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Peter Fino

Title: Assistant Professor
College: Health
School / Department: Health, Kinesiology, and Recreation
Mentoring Philosophy:

My research focuses on improving mobility during daily life in people with neurological dysfunction, particularly those with brain injuries. Using core concepts from biomechanics and motor control, my lab concentrates on functionally relevant balance that is typical during daily life. These common, yet complex tasks, such as maintaining balance while changing directions or walking and talking at the same time, require robust, flexible control. Our goal is to improve rehabilitation approaches.


Research Areas

Humans are inherently unstable - we resemble an inverted pendulum that is constantly falling over. Humans use a variety of strategies to stay upright, including using torque about the ankles or hips when standing, controlling the placement of their foot when walking, and even using their arms to provide a stabilizing counter-rotation. Our work probes how individuals maintain stability and -in the event of perturbations- regain stability.

Example: We actively control where we place our foot when walking over uneven ground. For example, we may modify where we place our foot if we see an uneven patch of ground or an upcoming rock. Using a custom mechanized shoe, we study how individuals use different information to control their foot placement and regulate stability during walking and turning. We've found that while it is important to know when a perturbation will occur and to have enough time to prepare, knowing what you will encounter is most important to improving your balance recovery.

Stability during walking and standing
Common, yet complex, locomotion

While most gait research has considered straight gait, we do not walk in a straight line with no added tasks. Simultaneous cognitive tasks and turns are commonplace in everyday locomotion and may pose a greater risk of adverse events. Our work examines the kinematics and kinetics of gait to probe how people walk in everyday life, and how neurological injury or disease affects tasks representative of daily living.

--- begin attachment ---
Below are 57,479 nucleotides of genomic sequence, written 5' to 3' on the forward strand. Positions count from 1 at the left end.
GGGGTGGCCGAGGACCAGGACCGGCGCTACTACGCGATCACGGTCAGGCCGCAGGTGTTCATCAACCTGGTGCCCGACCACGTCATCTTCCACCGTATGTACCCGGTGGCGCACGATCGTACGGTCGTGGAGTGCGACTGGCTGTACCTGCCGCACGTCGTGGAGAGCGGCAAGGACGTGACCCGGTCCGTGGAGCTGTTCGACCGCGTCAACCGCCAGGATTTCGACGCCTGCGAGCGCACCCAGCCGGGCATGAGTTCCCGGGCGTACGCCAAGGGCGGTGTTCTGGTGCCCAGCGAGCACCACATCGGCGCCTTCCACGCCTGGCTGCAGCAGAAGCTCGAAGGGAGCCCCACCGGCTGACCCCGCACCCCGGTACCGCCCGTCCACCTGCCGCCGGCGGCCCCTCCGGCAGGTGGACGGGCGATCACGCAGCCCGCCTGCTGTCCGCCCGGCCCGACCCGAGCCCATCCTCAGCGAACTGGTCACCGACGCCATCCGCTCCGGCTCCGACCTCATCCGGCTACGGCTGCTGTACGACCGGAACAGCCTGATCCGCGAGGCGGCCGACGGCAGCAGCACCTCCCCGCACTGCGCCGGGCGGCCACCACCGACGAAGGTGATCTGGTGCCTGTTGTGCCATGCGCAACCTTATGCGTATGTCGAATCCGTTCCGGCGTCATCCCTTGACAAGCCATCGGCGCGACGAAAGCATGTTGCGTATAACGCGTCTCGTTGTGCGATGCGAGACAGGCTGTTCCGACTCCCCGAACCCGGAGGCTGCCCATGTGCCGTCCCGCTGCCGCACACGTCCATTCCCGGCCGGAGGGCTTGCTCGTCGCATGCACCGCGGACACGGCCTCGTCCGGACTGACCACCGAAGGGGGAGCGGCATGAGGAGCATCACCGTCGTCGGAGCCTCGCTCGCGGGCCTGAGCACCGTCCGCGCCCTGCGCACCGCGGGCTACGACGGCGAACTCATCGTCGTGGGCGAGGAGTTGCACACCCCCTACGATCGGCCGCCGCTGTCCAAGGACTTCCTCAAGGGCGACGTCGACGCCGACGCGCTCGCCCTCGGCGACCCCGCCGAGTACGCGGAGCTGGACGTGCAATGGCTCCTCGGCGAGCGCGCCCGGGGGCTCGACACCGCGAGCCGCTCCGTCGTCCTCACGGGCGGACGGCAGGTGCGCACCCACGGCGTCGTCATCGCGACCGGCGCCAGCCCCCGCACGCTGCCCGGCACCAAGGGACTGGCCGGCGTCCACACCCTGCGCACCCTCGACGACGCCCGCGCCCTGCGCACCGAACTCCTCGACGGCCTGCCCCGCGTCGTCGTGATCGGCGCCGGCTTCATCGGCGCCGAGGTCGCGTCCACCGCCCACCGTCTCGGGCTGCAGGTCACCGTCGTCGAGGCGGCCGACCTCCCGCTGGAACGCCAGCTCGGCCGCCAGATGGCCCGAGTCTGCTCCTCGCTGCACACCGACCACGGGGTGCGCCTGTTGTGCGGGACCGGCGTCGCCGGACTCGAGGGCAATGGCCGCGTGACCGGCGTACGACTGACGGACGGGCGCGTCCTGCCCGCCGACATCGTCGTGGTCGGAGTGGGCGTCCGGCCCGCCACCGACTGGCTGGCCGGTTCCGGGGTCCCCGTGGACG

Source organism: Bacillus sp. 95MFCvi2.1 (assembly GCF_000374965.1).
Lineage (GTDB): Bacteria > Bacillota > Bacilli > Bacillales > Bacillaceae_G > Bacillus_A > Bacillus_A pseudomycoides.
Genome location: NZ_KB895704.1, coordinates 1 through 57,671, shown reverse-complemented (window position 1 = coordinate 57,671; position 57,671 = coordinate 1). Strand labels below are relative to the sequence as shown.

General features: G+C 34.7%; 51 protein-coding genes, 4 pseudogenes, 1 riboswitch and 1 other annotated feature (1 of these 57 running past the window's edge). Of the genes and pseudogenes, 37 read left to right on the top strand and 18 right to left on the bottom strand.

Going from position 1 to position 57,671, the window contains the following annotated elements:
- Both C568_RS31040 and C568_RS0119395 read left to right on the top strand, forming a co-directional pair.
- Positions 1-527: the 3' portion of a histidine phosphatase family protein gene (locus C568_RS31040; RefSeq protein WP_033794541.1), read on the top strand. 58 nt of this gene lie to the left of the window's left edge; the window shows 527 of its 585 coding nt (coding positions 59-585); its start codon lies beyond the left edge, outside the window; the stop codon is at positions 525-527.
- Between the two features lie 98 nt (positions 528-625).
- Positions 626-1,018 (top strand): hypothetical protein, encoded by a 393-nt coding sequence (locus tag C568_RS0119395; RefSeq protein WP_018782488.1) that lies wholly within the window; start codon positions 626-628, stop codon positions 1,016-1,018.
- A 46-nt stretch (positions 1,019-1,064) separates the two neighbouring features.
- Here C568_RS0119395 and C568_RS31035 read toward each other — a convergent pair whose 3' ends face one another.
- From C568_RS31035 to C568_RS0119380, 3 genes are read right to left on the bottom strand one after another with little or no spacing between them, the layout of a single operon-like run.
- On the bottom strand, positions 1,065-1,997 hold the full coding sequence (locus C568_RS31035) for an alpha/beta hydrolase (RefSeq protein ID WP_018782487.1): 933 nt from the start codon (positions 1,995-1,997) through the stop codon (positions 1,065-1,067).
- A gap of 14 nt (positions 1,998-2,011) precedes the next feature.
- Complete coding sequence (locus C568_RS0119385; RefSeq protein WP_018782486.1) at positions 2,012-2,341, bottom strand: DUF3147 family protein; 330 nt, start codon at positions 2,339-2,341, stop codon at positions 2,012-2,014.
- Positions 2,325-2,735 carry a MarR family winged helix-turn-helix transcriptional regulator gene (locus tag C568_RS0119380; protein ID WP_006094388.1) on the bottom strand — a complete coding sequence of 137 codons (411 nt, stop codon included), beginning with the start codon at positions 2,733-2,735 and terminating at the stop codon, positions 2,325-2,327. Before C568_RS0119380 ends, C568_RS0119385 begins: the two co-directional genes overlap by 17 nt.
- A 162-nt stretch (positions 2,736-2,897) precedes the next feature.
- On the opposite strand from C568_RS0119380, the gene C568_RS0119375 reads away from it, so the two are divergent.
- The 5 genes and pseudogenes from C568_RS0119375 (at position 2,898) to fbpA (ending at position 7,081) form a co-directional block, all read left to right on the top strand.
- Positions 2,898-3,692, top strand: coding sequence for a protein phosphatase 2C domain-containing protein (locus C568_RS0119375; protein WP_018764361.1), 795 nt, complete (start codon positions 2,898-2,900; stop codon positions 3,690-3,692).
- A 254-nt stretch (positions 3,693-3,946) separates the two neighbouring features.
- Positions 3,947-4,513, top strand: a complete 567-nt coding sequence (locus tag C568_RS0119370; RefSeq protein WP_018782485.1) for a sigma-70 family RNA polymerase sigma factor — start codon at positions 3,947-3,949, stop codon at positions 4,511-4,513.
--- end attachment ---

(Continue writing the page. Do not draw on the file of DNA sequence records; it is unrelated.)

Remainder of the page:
Example: People with chronic mild traumatic brain injury (mTBI) turn their bodies slower when walking along a winding path. While people with mTBI also tend to walk slower than healthy individuals, only turning outcomes related to self-reported complaints of headache, nausea, and other somatic symptoms, suggesting a sought-after link between self-reported symptoms and mobility may reside in turning and non-straight gait.

Inertial sensors for clinical gait and balance assessments

Inertial sensors are becoming increasingly popular for gait and mobility analysis. Our work uses inertial sensors to probe clinical questions in a more objective way using both commercial and in-house algorithms.

Example: Inertial sensors can capture objective measures of reactive responses - an important component of balance that enables us to regain balance after a loss of stability. We are using inertial sensors to quantify reactive balance in NCAA collegiate athletes to better understand musculoskeletal injury risk and concussion recovery. Our results indicate that the longer someone takes to recover their balance, quantified using inertial sensors, the higher the risk for future musculoskeletal injury.

Neuroanatomical origins of motor dysfunction post-concussion

Our research team collaborates with autonomic neurologists and neuropsychologists who focus on neuroimaging to understand how motor behavior interacts with physiology after mild traumatic brain injuries (e.g., concussions).

Example: The brainstem contains several key nuclei for motor function and serving as a pathway for all ascending sensory information and descending motor commands to and from subcortical and cortical structures. Yet, the brainstem is relatively understudied in people with mild traumatic brain injury. We use high-definition magnetic resonance imaging (MRI) acquisition and then deterministic tractography techniques to create profiles of various white matter tracts in the brainstem. We are now examining the relationship between these important markers of brain health to other measures of motor function.

Nonlinear dynamic analysis of human movement

Human movement is complex and resembles nonlinear dynamical systems. Utilizing analyses stemming from nonlinear dynamics to assess the structure of locomotor and postural control, our research examines how neurophysiological changes impact locomotor and postural stability.

Example: Using data from a tri-axial accelerometer, we can separate walking and turning bouts to construct state-space attractors. Features of the state-space (e.g., the rate of divergence of nearby trajectories) can be useful tools for examining locomotor and postural control by identifying phase-dependent dual-task costs in people with Parkinson's disease or persistent locomotor abnormalities in people with a previous concussion.